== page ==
Despite the obvious risks to oneself and fellow commuters, the majority of motorists ignore cell phone restrictions by talking and texting while they drive. In fact, 80% of all motor vehicle accidents are caused by driver distraction. The most prominent form of driver distraction is cell phone use.


Fact: Talking on a cell phone was the cause of 25% of car accidents nationwide.


Case Study: Teens are at Risk

Outlawing text messaging has made several large strides in the last two years. In June 2008, US News and World Report published an article about the five teenage girls killed in a tragic car accident the after their high school graduation in Rochester, New York. Many might assume that alcohol was the contributing cause of the horrific accident. But it wasn’t. Rather, the teen driver was texting and inadvertently crossed into oncoming traffic and hit a semi trailer truck head on. This texting and driving car accident resulted in five fatalities and hundreds of thousands of damage.

The tragic story made national headlines and propelled a national insurance company to  study the issue of texting and driving. The study found that 20% of drivers admitted to texting while they drove. Two years later in 2010, despite the implementation of several state laws banning texting, it has been found that 70% of motorists admit to texting and driving. Oprah Winfrey, in her 2010 No Phone Zone campaign, calls this need to text or talk on cell phones a social phenomenon. Whatever it is, the fact is that texting and driving is resulting increased car accidents and deaths—especially with the teen demographic.

Updated Cell Phone and Texting Statistics


  • Texting while driving is 6 times more likely to result in an accident than driving while intoxicated.
  • Over 60% of American teen drivers admit to risky driving. Nearly half of those who admitted to risky driving practices also admitted to text messaging while they were driving.
  • 48% of teens report that they have been a passenger in a car while the driver was texting.

New Technologies Designed to Stop Texting and Driving

New technologies are being developed with the goal to eliminate the possibility of the driver to text and in some cases even use their cell phone when they are driving. Here are a few examples of where this type of safety innovation is headed:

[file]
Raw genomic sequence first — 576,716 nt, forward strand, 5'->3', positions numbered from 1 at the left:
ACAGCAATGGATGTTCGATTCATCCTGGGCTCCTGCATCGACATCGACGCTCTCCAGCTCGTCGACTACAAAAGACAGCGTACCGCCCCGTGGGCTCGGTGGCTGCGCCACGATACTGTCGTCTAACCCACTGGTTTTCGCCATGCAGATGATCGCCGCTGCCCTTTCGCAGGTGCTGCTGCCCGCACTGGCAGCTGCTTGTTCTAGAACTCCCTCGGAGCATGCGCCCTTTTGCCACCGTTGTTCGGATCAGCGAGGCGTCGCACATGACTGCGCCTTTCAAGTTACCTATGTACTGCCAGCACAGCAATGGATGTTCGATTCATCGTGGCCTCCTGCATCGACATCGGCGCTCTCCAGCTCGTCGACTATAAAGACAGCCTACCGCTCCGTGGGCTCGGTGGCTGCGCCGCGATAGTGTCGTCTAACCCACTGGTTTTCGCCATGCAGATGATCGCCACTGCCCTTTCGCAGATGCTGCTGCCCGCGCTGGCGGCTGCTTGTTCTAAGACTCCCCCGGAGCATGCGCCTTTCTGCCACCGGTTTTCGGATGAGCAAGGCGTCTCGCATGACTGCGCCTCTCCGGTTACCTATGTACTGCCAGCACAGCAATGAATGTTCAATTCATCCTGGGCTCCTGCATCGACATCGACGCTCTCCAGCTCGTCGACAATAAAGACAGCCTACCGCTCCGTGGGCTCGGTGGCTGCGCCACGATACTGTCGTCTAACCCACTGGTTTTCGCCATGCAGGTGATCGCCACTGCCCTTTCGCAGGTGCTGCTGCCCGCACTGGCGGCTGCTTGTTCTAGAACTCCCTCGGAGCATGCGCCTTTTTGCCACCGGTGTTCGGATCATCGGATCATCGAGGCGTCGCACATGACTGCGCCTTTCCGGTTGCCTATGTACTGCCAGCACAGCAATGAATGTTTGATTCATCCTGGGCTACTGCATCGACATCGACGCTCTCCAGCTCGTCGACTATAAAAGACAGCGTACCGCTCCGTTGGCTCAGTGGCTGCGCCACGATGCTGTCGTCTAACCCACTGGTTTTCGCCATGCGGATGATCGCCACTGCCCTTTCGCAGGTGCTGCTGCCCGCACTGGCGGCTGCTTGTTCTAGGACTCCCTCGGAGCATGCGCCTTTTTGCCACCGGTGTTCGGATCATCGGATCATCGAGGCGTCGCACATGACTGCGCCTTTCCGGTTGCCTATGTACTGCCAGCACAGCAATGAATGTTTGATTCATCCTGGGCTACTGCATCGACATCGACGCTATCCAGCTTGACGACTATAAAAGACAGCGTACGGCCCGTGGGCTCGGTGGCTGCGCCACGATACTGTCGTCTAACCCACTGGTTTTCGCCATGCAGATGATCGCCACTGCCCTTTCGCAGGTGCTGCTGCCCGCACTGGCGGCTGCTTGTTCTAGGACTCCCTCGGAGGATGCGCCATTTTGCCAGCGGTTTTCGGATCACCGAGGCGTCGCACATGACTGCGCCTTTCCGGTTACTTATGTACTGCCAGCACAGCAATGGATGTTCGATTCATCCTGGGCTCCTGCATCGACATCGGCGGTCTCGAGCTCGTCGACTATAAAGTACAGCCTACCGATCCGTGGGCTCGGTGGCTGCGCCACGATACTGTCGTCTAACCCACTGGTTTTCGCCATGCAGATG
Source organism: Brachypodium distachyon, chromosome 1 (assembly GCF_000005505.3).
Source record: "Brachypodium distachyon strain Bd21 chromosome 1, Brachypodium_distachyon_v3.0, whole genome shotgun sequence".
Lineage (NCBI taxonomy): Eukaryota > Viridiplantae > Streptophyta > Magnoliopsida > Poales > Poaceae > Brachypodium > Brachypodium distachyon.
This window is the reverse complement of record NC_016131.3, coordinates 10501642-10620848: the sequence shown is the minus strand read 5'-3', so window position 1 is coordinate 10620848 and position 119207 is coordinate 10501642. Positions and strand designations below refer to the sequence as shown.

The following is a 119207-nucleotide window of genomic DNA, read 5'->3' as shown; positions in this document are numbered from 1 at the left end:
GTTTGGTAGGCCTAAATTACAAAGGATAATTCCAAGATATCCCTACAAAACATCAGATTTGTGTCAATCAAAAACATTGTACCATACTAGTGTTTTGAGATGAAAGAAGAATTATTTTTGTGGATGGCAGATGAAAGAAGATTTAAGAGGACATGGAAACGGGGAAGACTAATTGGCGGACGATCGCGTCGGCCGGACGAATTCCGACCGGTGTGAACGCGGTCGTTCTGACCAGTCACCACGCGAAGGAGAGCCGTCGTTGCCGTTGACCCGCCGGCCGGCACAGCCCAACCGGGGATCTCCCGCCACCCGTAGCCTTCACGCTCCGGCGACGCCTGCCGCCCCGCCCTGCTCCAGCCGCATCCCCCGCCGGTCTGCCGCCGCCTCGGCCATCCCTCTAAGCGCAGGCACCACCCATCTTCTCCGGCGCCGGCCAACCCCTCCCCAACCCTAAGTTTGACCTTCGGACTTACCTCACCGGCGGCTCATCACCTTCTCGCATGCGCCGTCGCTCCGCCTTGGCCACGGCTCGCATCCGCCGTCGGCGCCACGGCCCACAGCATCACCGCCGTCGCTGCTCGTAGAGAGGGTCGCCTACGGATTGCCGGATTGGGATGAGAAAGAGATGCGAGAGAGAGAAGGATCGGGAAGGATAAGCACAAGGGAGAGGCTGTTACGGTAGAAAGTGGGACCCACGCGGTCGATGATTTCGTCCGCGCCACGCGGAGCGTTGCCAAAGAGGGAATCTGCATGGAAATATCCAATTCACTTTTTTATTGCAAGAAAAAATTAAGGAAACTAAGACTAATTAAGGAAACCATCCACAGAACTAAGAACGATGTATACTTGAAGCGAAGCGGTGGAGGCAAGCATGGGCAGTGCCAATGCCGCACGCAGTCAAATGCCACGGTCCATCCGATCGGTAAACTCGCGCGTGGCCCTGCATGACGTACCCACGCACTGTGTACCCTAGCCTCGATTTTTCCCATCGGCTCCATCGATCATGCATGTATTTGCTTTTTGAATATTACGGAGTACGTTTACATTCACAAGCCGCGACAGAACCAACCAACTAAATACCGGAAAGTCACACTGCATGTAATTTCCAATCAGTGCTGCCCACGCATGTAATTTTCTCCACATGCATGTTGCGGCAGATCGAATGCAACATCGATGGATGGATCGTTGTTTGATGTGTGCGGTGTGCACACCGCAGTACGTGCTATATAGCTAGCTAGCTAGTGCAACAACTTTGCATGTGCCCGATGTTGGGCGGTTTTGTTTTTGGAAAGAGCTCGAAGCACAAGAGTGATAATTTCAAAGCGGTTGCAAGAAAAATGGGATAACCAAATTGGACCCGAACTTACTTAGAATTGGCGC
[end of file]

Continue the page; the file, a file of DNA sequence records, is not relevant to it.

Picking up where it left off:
Electronic Virtual Assistant (EVA): this electronic device provides drivers with a hands free option for sending and receiving text messages. The EVA will read your incoming messages to you through your hands free device. You have the option to dictate a message back that will be sent as an email. This EVA technology is currently available.

Cell Phone Disablers: Technology that would prevent cell phones from functioning in moving vehicles is already in the works. A few of the kinks that need to be worked out is how to disable the cell phone for only the driver and not the passengers. Also, there must be emergency options available to motorists.

These types of texting prevention technology is controversial and probably will need state or federal legislation mandating the use of this technology before it becomes popular or widely implemented. Regulation and enforcement are huge obstacles in the plight to eliminate texting and driving. Most states already have some form of legislation banning texting, but these laws have not been successful in reducing the problem. In fact, the predominance of texting drivers is increasing at an alarming rate nationwide.

Injured by a “Texter”: Call a Skilled Utah Accident Lawyer


If you have been injured by an individual who was texting and driving, it is wise to contact an experienced Utah Car Accident and Personal Injury Attorney. By contacting the Christensen Law Firm at 801.506.0800, you can schedule a FREE no obligation consultation  to discuss the specifics of your case and to find out what your legal rights are. Call us today.